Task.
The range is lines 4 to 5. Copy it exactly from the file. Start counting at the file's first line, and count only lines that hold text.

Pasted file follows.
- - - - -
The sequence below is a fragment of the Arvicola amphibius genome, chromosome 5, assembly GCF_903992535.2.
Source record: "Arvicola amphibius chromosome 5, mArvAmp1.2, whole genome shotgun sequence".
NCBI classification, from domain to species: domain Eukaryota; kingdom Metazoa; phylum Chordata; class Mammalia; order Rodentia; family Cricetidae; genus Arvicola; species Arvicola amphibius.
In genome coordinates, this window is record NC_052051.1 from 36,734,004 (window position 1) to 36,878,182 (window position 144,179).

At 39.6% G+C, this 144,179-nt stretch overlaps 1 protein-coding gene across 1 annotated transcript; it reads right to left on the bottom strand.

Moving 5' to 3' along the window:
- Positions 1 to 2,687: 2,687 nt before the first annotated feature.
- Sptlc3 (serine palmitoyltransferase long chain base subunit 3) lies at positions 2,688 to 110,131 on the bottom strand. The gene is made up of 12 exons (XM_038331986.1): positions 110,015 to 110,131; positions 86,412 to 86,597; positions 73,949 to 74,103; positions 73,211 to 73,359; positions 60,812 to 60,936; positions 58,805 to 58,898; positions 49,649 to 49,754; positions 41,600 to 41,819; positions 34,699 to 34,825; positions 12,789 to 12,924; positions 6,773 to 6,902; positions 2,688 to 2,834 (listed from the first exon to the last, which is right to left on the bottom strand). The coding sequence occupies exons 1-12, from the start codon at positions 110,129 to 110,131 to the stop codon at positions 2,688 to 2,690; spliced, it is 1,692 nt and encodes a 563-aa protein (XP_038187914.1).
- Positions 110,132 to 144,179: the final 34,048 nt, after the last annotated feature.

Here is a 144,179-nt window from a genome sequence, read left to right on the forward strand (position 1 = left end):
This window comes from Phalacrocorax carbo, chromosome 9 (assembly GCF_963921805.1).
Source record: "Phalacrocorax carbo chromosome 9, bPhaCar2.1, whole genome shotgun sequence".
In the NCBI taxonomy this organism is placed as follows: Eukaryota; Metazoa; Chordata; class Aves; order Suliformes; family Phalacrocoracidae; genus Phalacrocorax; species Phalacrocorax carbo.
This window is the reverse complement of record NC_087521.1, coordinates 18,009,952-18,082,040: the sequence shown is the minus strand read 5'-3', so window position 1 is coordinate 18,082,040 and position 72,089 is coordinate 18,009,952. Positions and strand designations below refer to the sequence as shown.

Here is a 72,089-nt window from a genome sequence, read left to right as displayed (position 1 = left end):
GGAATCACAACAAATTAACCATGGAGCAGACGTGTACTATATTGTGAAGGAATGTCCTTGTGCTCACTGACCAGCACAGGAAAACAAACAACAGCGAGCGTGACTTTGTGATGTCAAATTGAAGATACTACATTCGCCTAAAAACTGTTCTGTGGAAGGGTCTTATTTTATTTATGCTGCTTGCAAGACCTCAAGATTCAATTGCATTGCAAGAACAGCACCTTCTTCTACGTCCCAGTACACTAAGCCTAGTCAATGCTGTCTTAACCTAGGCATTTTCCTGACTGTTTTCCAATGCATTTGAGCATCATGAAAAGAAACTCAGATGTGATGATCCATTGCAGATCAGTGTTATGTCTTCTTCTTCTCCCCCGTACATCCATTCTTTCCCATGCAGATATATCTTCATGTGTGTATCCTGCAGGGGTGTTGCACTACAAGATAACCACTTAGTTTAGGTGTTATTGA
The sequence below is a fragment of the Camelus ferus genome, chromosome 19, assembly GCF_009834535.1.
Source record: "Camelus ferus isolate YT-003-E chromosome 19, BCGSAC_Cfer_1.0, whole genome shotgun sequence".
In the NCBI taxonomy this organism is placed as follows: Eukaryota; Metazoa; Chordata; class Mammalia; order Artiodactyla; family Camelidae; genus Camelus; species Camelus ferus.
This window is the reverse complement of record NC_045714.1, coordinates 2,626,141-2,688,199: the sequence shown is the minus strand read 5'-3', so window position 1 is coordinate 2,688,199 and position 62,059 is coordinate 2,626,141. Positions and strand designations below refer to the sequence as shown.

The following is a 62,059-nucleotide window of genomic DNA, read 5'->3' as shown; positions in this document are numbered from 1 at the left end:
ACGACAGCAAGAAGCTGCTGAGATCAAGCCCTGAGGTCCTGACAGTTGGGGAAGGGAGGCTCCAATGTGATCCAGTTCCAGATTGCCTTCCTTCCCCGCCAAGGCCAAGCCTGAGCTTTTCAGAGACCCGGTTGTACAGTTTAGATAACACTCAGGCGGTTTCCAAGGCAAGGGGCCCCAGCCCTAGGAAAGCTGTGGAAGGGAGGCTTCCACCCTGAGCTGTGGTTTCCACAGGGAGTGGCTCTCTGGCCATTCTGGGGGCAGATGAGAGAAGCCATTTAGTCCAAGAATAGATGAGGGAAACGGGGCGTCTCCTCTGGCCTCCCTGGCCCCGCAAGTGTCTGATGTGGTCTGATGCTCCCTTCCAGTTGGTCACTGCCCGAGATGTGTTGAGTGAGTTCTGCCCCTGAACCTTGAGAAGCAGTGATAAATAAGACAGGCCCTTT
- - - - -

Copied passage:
In genome coordinates, this window is record NC_052051.1 from 36,734,004 (window position 1) to 36,878,182 (window position 144,179).

At 39.6% G+C, this 144,179-nt stretch overlaps 1 protein-coding gene across 1 annotated transcript; it reads right to left on the bottom strand.